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States Target Student Loan Forgiveness Foot-Dragging

Massachusetts sues a huge government contractor for allegedly making low-paid public servants shell out too much money.

A prominent U.S. Department of Education loan contractor became the latest target of a broadening enforcement effort by state attorneys general Wednesday. Massachusetts sued the Pennsylvania Higher Education Assistance Agency, which does business as FedLoan Servicing, for allegedly bungling a decade-old federal program at the expense of low-paid, highly indebted government and nonprofit workers.

The Public Service Loan Forgiveness program pledges to erase unpaid student debt after 10 years of payments. Enacted in 2007, it was meant to encourage college graduates to pursue critical though low-paying public interest careers such as public defender, teacher, or social worker. About two-thirds of the 612,000 participants took out more than $50,000 to pay for college or graduate school, according to federal data. Two-thirds of participants ended up taking jobs paying less than $50,000 a year.

Massachusetts Attorney General Maura Healey.
Photographer: Drew Angerer/Getty Images

FedLoan is the largest handler of Education Department-owned loans, counseling millions of borrowers who collectively owe $303 billion, about one-third of all federal student debt not in default. The loan forgiveness program, a part of that portfolio, is supposed to be simple: After borrowing directly from the Education Department, participating student debtors make 120 on-time payments tied to their annual income. Whatever is left over is forgiven, tax-free.

But in practice, the program has been a disaster, according to the lawsuit filed by Massachusetts Attorney General Maura Healey. Because of FedLoan’s mismanagement, she said participants may spend additional years paying loans that should have been forgiven. New York Attorney General Eric Schneiderman also is investigating FedLoan, his spokeswoman Amy Spitalnick said.

Keith New, a spokesman for FedLoan, said the company has been cooperating with Healey since early 2016, but rejects the allegations and denies any wrongdoing.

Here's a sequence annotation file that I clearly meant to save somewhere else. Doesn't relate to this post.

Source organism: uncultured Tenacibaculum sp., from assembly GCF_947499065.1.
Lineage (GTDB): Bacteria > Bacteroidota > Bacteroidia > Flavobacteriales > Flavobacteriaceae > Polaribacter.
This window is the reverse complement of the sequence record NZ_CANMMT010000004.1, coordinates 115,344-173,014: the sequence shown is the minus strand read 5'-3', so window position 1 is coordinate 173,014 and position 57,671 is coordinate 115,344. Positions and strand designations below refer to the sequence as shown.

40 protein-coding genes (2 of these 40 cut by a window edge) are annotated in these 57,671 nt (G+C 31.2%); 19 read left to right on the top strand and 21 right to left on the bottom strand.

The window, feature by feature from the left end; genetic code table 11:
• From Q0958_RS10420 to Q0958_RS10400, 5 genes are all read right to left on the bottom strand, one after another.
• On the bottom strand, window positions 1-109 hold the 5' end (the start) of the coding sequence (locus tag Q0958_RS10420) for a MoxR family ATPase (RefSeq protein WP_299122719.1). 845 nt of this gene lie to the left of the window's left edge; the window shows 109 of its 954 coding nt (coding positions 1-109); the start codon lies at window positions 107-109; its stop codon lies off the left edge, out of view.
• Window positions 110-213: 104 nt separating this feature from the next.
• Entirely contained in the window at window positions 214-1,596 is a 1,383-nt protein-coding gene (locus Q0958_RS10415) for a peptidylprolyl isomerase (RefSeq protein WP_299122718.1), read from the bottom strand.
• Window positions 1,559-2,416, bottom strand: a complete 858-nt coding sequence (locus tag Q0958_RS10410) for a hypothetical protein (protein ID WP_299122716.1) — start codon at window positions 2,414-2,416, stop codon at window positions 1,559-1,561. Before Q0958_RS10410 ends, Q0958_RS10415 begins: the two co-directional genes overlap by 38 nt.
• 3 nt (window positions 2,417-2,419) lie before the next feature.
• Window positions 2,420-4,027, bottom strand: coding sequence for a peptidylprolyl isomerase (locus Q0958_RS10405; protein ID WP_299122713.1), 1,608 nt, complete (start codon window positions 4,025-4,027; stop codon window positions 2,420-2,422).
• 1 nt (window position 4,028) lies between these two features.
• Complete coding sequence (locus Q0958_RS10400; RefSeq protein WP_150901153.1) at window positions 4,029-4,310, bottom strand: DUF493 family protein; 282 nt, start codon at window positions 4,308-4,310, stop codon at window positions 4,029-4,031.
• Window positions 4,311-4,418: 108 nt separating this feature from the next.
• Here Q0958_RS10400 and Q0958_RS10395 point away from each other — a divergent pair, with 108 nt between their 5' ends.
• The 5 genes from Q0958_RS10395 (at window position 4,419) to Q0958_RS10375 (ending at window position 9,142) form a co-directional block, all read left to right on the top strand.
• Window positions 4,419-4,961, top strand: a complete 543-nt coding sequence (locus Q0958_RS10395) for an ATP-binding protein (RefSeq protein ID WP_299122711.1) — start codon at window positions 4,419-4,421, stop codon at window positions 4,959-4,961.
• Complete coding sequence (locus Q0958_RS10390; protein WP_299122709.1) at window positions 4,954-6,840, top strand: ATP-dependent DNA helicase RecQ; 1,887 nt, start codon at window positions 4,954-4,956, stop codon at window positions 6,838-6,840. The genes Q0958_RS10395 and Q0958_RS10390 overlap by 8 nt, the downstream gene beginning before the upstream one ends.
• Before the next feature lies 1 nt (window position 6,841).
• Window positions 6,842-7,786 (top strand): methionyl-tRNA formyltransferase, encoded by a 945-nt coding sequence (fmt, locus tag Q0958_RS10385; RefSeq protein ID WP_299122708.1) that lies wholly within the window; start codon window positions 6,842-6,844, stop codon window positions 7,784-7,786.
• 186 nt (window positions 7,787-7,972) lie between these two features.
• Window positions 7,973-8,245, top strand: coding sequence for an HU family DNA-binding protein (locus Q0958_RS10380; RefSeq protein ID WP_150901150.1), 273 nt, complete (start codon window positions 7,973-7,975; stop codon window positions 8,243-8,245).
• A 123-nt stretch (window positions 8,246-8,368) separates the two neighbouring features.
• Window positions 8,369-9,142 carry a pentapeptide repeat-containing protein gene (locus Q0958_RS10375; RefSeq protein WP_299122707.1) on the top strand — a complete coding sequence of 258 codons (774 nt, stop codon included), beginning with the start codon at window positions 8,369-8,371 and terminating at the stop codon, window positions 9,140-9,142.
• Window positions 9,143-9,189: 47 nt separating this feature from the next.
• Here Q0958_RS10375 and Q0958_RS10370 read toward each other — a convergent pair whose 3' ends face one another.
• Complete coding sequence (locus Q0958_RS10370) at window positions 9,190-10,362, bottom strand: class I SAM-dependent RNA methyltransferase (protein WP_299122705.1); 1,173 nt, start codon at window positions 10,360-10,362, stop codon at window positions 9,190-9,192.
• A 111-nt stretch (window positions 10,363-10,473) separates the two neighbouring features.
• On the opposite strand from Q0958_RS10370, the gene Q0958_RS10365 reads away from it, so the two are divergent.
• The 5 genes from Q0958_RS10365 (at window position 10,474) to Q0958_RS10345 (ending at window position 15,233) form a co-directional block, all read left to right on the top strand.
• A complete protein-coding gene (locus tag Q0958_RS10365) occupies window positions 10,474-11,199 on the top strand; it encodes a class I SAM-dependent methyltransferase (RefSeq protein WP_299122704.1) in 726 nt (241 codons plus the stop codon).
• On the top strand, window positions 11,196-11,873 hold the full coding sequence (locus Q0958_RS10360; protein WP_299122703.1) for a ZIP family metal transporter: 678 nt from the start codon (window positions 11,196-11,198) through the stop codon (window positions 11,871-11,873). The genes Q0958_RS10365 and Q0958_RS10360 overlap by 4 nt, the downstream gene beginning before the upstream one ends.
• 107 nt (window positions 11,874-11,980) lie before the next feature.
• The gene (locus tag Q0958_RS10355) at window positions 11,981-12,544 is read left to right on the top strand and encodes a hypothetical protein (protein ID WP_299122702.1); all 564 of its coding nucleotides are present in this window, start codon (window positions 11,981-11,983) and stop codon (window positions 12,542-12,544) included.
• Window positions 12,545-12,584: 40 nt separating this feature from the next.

Since Donald Trump became U.S. president, many states have sought to take the place of federal regulators they view as beholden to colleges and loan companies. Education Secretary Betsy DeVos has rolled back Obama-era efforts to require loan firms to help student debtors manage or discharge their loans; reversed another provision that limited loan companies from charging certain fees; and delayed rules meant to deter college misconduct and cut off federal money to schools that bury students under unaffordable debt.

The new lawsuit is the latest effort by states to fill what they consider to be an enforcement gap. In April, the American Federation of Teachers urged state attorneys general to sue student loan companies believed to be violating the rights of borrowers, including those enrolled in the Public Service Loan Forgiveness program.

The federal government designated FedLoan the lone contractor in charge of the public service program. According to the lawsuit, FedLoan often fails to properly process borrower paperwork, delaying their access to the program by placing them in forbearance, thus depriving them of months or years of payments qualifying toward forgiveness. The mistakes drive up borrower costs and force them to remain in debt for longer than they should, Healey alleged, imperiling their ability to secure future credit. Tens of thousands of other borrowers have been mistakenly overcharged, but FedLoan refuses to provide refunds, according to the complaint.

“This company’s actions have jeopardized the financial futures of teachers and public servants across the country,” Healey said. She alleged the company violated state and federal laws banning unfair or deceptive practices. New, the FedLoan spokesman, suggested the company is constrained by Education Department rules and its contract with the federal government. 

The lawsuit comes as the Trump administration asks the Republican-controlled Congress to end the loan forgiveness program, arguing that it’s too costly. Meanwhile, the Consumer Financial Protection Bureau has urged the Education Department to clean up what the bureau says are systemic problems afflicting the loan program.

Borrowers often complain of lost documents and processing delays similar to those alleged by Healey. A recent consumer bureau report, based on borrower complaints, found that FedLoan debtors are twice as likely than others to claim their income-based plans have been mishandled by the company.

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